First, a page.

Sex workers are not uncommon "objects" of study for academics and policy makers. Policies that impact sex work and theories about the lives of sex workers are often developed without sex workers' input and may reinforce existing stigma. Fieldwork studies on the topic are rare, as are perceptions that sex workers are capable of their own analyses of the social and political world in which they work. Leslie Ann Jeffrey and Gayle MacDonald interview sex workers in three Maritime cities and those who work around them: police, health-care providers, community workers/advocates, members of neighbourhood associations, and politicians. Perceptions and analyses of violence and safety, health and risk, politics and policy, media influence, and the public are presented through the words of sex workers and contrast sharply with commonly held opinions.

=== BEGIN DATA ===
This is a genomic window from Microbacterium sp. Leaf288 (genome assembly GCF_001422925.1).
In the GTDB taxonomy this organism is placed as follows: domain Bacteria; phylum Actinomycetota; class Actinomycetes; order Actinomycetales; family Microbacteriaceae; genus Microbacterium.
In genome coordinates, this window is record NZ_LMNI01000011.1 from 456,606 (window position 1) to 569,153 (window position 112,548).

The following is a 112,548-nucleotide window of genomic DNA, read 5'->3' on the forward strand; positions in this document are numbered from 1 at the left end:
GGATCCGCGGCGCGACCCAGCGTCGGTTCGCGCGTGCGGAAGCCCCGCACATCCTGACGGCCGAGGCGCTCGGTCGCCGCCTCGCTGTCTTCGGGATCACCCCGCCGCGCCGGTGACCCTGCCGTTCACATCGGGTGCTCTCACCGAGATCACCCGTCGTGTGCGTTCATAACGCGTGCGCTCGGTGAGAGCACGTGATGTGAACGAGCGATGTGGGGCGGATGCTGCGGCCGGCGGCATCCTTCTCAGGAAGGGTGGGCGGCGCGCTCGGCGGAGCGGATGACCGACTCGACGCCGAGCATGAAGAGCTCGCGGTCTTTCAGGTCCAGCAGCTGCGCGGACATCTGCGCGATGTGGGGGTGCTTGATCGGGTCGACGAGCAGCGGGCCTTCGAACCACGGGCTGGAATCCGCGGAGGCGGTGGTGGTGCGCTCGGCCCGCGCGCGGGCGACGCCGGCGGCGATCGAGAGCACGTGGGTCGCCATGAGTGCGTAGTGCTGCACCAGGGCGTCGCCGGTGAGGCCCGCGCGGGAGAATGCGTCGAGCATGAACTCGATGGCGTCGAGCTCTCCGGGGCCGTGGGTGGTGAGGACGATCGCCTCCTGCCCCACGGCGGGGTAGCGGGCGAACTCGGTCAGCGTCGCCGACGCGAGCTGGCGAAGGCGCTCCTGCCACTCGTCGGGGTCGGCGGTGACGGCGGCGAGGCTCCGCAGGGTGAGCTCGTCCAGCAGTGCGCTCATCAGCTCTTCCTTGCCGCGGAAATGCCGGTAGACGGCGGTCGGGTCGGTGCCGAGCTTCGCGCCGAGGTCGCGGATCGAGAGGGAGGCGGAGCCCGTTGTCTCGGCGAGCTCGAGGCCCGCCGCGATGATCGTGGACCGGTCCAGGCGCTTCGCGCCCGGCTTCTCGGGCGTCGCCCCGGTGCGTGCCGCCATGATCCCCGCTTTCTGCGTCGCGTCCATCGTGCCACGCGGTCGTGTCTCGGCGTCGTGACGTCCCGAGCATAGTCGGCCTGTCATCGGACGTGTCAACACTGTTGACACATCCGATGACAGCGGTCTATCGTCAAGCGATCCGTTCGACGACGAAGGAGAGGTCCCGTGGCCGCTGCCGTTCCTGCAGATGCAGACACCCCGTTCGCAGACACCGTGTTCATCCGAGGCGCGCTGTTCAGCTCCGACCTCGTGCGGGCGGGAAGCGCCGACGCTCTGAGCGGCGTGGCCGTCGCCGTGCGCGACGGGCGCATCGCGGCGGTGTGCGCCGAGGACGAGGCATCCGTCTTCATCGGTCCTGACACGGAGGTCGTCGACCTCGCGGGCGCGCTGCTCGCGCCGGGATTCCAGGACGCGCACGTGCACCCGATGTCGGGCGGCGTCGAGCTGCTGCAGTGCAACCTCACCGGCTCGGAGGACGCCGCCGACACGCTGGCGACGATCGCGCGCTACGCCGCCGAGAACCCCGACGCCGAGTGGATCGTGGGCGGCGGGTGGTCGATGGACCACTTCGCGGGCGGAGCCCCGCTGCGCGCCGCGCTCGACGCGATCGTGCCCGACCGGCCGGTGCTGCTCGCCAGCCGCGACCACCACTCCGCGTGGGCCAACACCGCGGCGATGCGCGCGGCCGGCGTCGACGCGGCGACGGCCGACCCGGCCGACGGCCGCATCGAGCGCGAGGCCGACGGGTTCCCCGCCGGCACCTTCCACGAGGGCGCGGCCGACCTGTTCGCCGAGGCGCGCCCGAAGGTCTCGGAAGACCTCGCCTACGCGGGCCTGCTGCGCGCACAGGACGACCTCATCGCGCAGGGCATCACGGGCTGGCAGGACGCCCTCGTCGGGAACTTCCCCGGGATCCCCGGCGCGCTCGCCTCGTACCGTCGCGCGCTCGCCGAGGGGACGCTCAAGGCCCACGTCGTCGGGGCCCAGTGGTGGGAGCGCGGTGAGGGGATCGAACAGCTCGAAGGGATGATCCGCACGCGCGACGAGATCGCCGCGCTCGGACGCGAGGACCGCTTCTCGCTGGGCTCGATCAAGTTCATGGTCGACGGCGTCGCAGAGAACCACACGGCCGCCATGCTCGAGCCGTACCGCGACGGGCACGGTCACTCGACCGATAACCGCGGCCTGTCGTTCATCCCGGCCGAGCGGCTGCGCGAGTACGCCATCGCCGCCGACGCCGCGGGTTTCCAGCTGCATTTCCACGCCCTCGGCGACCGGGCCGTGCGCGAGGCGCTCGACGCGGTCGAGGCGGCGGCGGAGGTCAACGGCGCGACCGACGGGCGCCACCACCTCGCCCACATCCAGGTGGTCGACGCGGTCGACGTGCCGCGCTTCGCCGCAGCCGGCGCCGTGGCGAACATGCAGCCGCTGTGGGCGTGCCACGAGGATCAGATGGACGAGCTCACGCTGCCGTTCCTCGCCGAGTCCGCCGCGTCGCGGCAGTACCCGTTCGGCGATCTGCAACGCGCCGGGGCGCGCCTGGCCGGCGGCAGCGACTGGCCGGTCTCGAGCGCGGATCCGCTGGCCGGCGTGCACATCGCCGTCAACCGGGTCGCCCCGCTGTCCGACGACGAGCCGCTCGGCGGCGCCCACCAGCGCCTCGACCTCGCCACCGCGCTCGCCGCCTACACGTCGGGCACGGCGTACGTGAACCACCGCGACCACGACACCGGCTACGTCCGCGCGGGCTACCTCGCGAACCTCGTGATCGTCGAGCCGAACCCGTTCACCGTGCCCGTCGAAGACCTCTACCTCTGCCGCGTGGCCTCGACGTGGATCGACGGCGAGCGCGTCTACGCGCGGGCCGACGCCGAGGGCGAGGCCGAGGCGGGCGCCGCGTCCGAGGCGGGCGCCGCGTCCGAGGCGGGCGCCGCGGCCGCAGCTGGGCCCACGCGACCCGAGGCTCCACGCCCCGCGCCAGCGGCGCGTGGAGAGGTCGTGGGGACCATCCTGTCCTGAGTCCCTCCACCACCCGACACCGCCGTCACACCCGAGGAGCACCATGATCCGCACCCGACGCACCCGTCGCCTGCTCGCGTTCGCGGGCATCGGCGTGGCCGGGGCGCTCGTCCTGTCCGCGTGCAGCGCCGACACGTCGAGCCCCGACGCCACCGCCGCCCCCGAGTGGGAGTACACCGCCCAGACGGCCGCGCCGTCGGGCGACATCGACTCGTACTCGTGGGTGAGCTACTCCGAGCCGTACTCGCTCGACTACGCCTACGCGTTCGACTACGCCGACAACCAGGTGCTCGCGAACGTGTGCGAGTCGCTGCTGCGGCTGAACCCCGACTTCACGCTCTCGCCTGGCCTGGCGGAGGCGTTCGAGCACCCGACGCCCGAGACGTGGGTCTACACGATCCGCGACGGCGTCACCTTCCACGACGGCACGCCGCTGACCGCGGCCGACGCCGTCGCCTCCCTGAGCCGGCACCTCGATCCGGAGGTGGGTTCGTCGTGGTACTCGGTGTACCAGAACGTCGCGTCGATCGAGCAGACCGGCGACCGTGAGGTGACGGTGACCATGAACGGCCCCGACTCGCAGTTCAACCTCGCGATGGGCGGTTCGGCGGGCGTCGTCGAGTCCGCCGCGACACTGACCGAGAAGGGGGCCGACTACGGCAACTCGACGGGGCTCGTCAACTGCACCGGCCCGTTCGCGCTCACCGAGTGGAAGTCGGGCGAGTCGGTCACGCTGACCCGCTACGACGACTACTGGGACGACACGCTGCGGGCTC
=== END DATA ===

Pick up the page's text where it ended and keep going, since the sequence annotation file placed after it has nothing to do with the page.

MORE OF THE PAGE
Leslie Ann Jeffrey is an associate professor in the Department of History and Politics, University of New Brunswick, Saint John. She is the author of Sex and Borders: Gender, National Identity, and Prostitution Policy in Thailand. Gayle MacDonald is a professor in the Department of Sociology at St. Thomas University. She is the editor of Feminism, Law, Inclusion: Intersectionality in Action and co-editor of Feminism, Law, Inclusion: Intersectionality in Action.
Preface Acknowledgments Introduction 1 It's the Money, Honey 2 The Good, the Bad, and the Ugly 3 Social Control, Policing, and Sex Work 4 The Whore Stigma and the Media 5 hose Health? Whose Safety? 6 Sex and Politics: Responding to Sex Workers Notes Bibliography Index